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Arlington Among Chesapeake Bay Grant Recipients

by Katie Pyzyk August 29, 2012 at 3:30 pm 2,231 7 Comments

Arlington is one of the communities receiving grant money for restoration and outreach initiatives in the Chesapeake Bay Watershed area.

Congressman Jim Moran (D) and County Board member Walter Tejada were on hand to accept Arlington’s portion of the $9.2 million in grants awarded by the Chesapeake Bay Stewardship Fund, which is administered by the National Fish and Wildlife Foundation.

Arlington County was directly awarded $80,000 for its project to expand the “StormwaterWise Landscapes Program,” which provides incentives for private landowners to install innovative stormwater management projects on their properties. It’s projected to reduce the amount of pollution entering Four Mile Run, the Potomac River and the Chesapeake Bay by cutting down on the polluted runoff from at least 80 residential yards, driveways and roofs.

“I applaud the EPA and the National Fish and Wildlife Foundation for their diligent management of the Chesapeake Bay small watershed and nutrient and sediment removal grants,” Moran said. “One of our most cherished resources, the Chesapeake Bay has fallen victim to contamination from decades of development and agriculture runoff. These grants help build local community efforts to clean the Bay, leveraging resources, and providing new and innovative approaches to fully restore the Bay’s health.”

In addition to the project grant, the county is expected to benefit secondarily from grants awarded to organizations doing projects throughout Northern Virginia and the state. An example is the $500,000 grant awarded to Alliance for the Chesapeake Bay, Inc., which includes Falls Church in the communities it will target for stormwater incentive programs.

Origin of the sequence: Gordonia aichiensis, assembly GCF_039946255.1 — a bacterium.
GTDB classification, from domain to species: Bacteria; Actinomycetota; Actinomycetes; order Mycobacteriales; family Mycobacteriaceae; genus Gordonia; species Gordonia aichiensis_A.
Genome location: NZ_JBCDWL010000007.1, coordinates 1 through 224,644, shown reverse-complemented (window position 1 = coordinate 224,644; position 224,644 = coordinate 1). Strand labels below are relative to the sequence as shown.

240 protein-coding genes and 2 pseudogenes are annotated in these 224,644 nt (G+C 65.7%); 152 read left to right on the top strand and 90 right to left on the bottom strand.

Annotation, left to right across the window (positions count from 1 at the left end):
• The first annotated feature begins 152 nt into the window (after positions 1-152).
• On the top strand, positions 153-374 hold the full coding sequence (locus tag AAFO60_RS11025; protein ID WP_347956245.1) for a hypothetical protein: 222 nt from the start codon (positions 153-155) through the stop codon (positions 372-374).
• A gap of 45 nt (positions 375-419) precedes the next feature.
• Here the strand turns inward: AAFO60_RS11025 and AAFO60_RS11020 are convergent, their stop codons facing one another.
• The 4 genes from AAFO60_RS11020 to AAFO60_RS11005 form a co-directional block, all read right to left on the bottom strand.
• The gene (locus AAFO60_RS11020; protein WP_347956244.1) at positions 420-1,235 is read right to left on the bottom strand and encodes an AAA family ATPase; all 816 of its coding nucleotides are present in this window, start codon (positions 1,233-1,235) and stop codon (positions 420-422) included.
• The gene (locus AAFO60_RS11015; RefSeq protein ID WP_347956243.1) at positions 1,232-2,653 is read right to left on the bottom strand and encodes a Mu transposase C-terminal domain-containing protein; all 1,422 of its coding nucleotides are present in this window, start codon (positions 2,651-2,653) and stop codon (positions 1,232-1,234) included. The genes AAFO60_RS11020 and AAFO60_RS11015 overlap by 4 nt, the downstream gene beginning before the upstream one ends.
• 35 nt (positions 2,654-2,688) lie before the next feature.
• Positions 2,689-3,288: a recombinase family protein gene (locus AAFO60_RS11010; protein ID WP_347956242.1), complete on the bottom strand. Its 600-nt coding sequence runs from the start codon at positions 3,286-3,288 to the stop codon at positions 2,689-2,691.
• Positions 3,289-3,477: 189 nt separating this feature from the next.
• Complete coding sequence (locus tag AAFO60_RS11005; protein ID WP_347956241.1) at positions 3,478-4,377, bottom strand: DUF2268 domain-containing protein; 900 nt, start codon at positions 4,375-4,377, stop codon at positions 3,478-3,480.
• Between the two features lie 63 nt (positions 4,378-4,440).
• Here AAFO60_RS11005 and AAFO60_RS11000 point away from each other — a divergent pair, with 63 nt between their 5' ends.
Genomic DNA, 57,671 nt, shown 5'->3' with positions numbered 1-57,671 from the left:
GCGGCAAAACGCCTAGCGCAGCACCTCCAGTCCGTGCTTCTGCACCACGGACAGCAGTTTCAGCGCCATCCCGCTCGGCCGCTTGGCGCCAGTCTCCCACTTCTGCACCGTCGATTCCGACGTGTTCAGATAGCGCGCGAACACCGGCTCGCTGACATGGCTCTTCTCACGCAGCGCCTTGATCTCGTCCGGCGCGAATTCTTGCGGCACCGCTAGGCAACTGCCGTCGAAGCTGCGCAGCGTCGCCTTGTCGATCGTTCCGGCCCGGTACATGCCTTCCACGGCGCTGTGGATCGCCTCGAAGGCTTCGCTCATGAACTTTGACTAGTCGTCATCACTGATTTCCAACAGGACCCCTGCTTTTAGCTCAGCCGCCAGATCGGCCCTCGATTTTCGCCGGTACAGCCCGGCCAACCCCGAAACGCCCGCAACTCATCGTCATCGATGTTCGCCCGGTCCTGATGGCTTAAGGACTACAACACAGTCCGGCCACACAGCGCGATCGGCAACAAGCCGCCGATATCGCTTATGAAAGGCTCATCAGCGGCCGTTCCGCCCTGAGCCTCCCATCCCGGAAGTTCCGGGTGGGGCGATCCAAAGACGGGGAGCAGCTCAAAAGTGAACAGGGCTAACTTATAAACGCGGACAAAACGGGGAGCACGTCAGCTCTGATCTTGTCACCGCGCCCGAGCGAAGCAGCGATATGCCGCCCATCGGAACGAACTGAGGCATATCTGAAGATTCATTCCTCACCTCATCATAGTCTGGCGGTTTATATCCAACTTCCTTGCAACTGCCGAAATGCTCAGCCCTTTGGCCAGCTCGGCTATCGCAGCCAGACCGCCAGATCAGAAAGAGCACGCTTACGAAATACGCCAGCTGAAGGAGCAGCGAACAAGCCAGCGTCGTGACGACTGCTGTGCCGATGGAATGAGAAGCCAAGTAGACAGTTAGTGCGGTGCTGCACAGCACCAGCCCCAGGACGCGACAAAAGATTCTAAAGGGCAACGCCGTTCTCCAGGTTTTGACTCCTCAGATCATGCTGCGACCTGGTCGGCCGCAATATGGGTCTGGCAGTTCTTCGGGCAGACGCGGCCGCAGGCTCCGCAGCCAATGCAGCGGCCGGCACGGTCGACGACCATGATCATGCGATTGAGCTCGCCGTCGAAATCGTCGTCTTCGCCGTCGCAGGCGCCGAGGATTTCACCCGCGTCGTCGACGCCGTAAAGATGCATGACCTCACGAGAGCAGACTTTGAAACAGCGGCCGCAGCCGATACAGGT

• Vincent Verweij

    Nice. We’re trying our best to uphold the Chesapeake Bay act’s requirements, from tree planting to stormwater retention and treatment. I just hope it matters in the large sea (puns!) of water sources of the Chesapeake Bay watershed.

  • Arlingtonian

    The Arlington County Board regularly approves new buildings that occupy more land than the previous ones. The Board and the County’s Parks Department routinely approve and implement paving projects for sidewalks, bike trails and many other things. All of these activities increase run-off of pollutants that wind up in the Chesapeake Bay.

    The County government has now obtained federal funds to improve the Chesapeake Bay’s environment. These taxpayer funds are literally a drop in the bucket when compared to tremendous damage to the Bay that the County government creates on a regular basis.

    • brown before green

      The County, and all jurisdictions, have active, extensive programs long-established and on-going to mitigate stormwater runoff from the built environment — whether the buildings and hardscapes are County-funded or privately funded. There are engineering structures being built into new construction to handle flows, green roofs, and shrinkage (!) of roadways through green islands to help this work. These are being enhanced each year. This grant helps that. Your knowledge of the topic is an inch deep and an inch square.

      • Arlingtonian

        When you add impermeable surfaces, you increase run-off. You can mitigate it all that you want, but the net result is additional pollution in the Chesapeake Bay. There is now way that you can stop all of the run-off from impermeable surfaces during large storms.

        The County’s water pollution mitigation measures are nothing more than a public relations smokescreen. This is a prime example of how government deceives the public. It is nothing more than propaganda and indoctrination. Sadly, some people (such as brown before green) believe this stuff.

        • Arlingtonian

          Correction: The third sentence in my message above should state: “There is no way that you can stop all of the run-off that you can stop all of the run-off from impermeable surfaces during large storms.” (not “now way”)

  • JnA

    Arlington is a drop in the bucket, we’re 70 miles from the Bay. McMansions are going up everywhere right on the shore of the Bay. Each with a big septic system and a docked boat or boats that leak oil, as all powered boats do.

  • Ted

    The population pressure is inexorable. Development is right on the Bay (Harve de Grace to Hampton) and on the Bay’s tributaries. Water quality? Marine ecosystem? Forget it. Entire Bay will be one big ‘dead zone’ in 30 years.


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